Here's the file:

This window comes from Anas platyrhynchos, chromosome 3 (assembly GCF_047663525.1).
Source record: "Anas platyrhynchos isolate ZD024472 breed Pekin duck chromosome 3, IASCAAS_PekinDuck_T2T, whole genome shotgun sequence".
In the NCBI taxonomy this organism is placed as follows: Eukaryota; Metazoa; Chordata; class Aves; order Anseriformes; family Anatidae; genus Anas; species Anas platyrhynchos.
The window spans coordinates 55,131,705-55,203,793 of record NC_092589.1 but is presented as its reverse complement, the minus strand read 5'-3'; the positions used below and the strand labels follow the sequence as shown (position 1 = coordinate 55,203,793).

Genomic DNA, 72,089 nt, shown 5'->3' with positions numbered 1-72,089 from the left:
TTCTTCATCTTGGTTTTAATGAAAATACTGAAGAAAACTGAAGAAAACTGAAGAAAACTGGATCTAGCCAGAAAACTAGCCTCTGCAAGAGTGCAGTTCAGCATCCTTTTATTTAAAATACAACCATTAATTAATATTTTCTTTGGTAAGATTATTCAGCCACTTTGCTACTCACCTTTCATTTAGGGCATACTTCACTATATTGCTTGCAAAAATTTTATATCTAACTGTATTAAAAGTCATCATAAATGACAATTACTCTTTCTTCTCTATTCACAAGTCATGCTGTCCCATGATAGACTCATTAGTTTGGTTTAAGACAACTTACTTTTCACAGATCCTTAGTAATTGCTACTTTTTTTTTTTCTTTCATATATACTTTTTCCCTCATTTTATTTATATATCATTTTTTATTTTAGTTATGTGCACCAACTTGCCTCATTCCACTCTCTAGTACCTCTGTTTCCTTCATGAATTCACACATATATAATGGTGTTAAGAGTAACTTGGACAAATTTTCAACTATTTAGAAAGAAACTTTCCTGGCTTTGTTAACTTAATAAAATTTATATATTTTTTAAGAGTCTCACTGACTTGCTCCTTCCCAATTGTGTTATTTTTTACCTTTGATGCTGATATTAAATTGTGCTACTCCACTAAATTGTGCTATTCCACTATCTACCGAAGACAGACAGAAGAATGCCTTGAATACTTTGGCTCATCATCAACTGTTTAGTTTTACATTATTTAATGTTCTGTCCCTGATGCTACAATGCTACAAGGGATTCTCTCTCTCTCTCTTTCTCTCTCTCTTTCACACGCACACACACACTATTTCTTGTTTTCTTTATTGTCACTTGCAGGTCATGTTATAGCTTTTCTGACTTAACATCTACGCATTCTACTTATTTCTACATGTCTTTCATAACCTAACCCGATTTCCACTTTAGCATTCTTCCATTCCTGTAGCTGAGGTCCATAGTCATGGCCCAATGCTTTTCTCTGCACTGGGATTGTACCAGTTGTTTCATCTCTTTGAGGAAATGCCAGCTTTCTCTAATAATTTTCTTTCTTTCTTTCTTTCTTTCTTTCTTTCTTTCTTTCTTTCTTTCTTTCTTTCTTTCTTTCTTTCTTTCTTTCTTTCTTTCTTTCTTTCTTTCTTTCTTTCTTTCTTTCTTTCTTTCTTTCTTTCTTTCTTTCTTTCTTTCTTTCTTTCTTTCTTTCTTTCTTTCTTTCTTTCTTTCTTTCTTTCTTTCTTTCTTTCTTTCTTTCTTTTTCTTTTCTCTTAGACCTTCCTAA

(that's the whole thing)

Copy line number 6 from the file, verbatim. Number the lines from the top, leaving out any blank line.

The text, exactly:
TTCTTCATCTTGGTTTTAATGAAAATACTGAAGAAAACTGAAGAAAACTGAAGAAAACTGGATCTAGCCAGAAAACTAGCCTCTGCAAGAGTGCAGTTCAGCATCCTTTTATTTAAAATACAACCATTAATTAATATTTTCTTTGGTAAGATTATTCAGCCACTTTGCTACTCACCTTTCATTTAGGGCATACTTCACTATATTGCTTGCAAAAATTTTATATCTAACTGTATTAAAAGTCATCATAAATGACAATTACTCTTTCTTCTCTATTCACAAGTCATGCTGTCCCATGATAGACTCATTAGTTTGGTTTAAGACAACTTACTTTTCACAGATCCTTAGTAATTGCTACTTTTTTTTTTTCTTTCATATATACTTTTTCCCTCATTTTATTTATATATCATTTTTTATTTTAGTTATGTGCACCAACTTGCCTCATTCCACTCTCTAGTACCTCTGTTTCCTTCATGAATTCACACATATATAATGGTGTTAAGAGTAACTTGGACAAATTTTCAACTATTTAGAAAGAAACTTTCCTGGCTTTGTTAACTTAATAAAATTTATATATTTTTTAAGAGTCTCACTGACTTGCTCCTTCCCAATTGTGTTATTTTTTACCTTTGATGCTGATATTAAATTGTGCTACTCCACTAAATTGTGCTATTCCACTATCTACCGAAGACAGACAGAAGAATGCCTTGAATACTTTGGCTCATCATCAACTGTTTAGTTTTACATTATTTAATGTTCTGTCCCTGATGCTACAATGCTACAAGGGATTCTCTCTCTCTCTCTTTCTCTCTCTCTTTCACACGCACACACACACTATTTCTTGTTTTCTTTATTGTCACTTGCAGGTCATGTTATAGCTTTTCTGACTTAACATCTACGCATTCTACTTATTTCTACATGTCTTTCATAACCTAACCCGATTTCCACTTTAGCATTCTTCCATTCCTGTAGCTGAGGTCCATAGTCATGGCCCAATGCTTTTCTCTGCACTGGGATTGTACCAGTTGTTTCATCTCTTTGAGGAAATGCCAGCTTTCTCTAATAATTTTCTTTCTTTCTTTCTTTCTTTCTTTCTTTCTTTCTTTCTTTCTTTCTTTCTTTCTTTCTTTCTTTCTTTCTTTCTTTCTTTCTTTCTTTCTTTCTTTCTTTCTTTCTTTCTTTCTTTCTTTCTTTCTTTCTTTCTTTCTTTCTTTCTTTCTTTCTTTCTTTCTTTCTTTCTTTCTTTCTTTCTTTCTTTCTTTCTTTCTTTCTTTCTTTTTCTTTTCTCTTAGACCTTCCTAA